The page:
Gunnar Kaasen and his team took the handoff, hitting the trail at 10:00 that night. A massive gust estimated at 80mph upended the sled, pitching musher and serum alike into the snow. Already frostbitten, Kaasen searched in the darkness with bare hands, until he found the cylinder. Covering the last 53 miles overnight, the team reached Front Street, Nome, at 5:30am on February 2. The serum was thawed and ready by noon.
20 mushers and 150 dogs or more had covered 674 miles in 5 days, 7½ hours, a distance that normally took the mail relay 2-3 weeks. Not a single serum ampule was broken.
With 28 confirmed cases and enough antitoxin for 30, the serum run had held the death toll to no higher than seven.
Doctor Welch suspected as many as 100 or more deaths in the native camps, but the real number will never be known. An untold number of dogs died while completing the run. Several mushers were severely frostbitten.
Gunnar Kaasen and his lead dog “Balto” were hailed as heroes of the serum run, the dog becoming the most popular canine celebrity in the country, after Rin Tin Tin. There was a nine-month vaudeville tour, and Hollywood produced a 30-minute silent film, “Balto’s Race to Nome,” starring himself in the lead role.
A bronze likeness was erected in New York’s Central Park in 1925, with Balto in attendance. The statue stands there to this day, though Kaasen’s lead is depicted wearing Togo’s “colors” (awards).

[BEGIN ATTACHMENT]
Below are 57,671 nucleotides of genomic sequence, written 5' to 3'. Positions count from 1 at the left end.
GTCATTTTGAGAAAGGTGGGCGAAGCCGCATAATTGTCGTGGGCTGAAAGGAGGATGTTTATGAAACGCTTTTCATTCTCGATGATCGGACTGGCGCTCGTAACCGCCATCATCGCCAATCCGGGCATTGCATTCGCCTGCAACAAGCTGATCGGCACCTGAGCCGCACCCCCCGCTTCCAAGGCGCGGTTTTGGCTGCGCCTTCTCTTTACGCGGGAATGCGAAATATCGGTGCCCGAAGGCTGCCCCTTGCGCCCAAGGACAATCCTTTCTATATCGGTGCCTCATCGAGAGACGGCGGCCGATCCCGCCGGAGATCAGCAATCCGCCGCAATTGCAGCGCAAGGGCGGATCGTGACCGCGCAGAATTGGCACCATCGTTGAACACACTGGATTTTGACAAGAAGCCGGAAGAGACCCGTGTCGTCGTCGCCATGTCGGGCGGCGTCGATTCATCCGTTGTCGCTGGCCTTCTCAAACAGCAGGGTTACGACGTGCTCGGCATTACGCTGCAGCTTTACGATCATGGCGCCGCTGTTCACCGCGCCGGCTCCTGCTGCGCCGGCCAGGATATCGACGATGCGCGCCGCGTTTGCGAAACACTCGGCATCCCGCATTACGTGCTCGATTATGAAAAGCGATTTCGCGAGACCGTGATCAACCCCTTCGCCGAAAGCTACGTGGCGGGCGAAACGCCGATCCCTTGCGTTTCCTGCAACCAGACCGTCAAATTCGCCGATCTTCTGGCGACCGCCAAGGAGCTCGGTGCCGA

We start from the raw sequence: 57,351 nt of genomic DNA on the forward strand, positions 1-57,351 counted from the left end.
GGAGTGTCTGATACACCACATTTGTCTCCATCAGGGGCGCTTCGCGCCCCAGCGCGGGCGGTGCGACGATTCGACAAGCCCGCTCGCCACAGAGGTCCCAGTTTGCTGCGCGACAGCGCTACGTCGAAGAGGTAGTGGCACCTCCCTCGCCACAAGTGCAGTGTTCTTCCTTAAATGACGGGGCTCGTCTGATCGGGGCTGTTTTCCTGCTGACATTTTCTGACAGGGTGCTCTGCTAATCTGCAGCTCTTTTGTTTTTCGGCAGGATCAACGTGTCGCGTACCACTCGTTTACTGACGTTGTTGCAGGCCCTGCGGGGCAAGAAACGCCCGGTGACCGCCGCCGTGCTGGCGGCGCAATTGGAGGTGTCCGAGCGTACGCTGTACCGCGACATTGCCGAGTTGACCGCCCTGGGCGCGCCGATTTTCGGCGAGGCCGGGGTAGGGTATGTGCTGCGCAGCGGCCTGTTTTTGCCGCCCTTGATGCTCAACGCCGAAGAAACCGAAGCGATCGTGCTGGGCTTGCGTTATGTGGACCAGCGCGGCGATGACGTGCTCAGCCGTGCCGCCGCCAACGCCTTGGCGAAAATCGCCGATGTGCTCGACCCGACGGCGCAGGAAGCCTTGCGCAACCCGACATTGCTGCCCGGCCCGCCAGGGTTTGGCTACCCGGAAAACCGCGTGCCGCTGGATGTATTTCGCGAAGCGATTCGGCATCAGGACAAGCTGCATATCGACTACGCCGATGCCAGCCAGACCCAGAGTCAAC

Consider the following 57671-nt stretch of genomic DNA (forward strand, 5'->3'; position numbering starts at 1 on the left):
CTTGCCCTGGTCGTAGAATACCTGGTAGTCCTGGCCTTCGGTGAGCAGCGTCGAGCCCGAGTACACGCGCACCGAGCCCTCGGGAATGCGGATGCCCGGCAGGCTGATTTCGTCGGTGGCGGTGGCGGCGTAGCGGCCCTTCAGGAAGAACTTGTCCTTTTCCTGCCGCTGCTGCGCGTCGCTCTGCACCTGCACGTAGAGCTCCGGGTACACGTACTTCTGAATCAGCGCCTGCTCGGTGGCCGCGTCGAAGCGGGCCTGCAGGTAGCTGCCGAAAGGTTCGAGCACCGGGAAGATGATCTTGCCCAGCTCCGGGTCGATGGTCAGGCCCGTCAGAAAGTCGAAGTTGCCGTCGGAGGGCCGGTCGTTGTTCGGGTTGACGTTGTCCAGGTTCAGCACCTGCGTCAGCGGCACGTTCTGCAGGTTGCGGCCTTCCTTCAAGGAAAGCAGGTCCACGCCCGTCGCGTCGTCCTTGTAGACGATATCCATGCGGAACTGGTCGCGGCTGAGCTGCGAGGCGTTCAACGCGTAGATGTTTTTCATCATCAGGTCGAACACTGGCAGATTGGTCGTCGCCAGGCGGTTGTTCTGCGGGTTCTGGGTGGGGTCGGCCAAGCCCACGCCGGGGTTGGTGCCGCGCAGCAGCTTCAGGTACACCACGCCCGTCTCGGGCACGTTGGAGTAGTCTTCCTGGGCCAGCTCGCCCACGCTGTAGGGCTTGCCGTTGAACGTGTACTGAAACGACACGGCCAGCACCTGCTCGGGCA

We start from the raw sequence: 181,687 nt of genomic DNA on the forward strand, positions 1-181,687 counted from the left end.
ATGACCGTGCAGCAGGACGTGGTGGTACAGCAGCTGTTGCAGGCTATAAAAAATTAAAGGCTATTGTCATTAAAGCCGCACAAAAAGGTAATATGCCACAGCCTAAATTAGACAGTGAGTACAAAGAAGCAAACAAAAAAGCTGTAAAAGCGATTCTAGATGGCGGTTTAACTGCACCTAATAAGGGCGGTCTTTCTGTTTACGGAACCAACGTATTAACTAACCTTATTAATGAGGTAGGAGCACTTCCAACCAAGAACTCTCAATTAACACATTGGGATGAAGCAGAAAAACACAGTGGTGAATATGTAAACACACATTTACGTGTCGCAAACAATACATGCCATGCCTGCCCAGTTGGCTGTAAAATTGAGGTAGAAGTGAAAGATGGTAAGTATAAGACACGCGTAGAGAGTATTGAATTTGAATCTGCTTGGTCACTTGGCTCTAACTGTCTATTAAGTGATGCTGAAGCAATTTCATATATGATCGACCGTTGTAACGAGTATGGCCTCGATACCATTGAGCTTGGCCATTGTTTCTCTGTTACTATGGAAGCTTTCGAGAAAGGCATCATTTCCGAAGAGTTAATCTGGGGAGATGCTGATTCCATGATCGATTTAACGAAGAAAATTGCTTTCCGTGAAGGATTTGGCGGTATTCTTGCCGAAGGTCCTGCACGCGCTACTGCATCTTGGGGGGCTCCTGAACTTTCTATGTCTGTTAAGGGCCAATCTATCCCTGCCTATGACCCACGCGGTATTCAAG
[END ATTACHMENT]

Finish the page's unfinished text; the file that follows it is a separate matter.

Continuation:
Balto’s notoriety was a source of considerable bitterness for Leonhard Seppala, who felt that Kaasen’s 53-mile run was nothing compared with his own 261, Kaasen’s lead little more than a “freight dog”. The statue was particularly galling. “It was almost more than I could bear” he said, “when the ‘newspaper dog’ Balto received a statue for his ‘glorious achievements’”.
Togo lived another four years though the serum run had rendered him lame, never again able to run. The real hero of the serum run spent the last years of his life in Poland Spring, Maine, and passed away at the ripe old age of 16.
Wild Bill Shannon disappeared in 1937, while prospecting for gold. His bones were discovered four years later, perhaps a victim of exposure, or his final “close call”, with a grizzly bear.
Leonhard Seppala was in his old age in 1960, when he recalled his lead dog on the serum run. “I never had a better dog than Togo. His stamina, loyalty and intelligence could not be improved upon. Togo was the best dog that ever traveled the Alaska trail.”
Today, the memory of the 1925 serum run lives on in the Iditarod Trail Sled Dog Race, held every March and run over much of the same terrain as the ‘Great Race of Mercy’. Togo himself is stuffed and mounted, standing watch at the Iditarod museum headquarters, in Wasilla.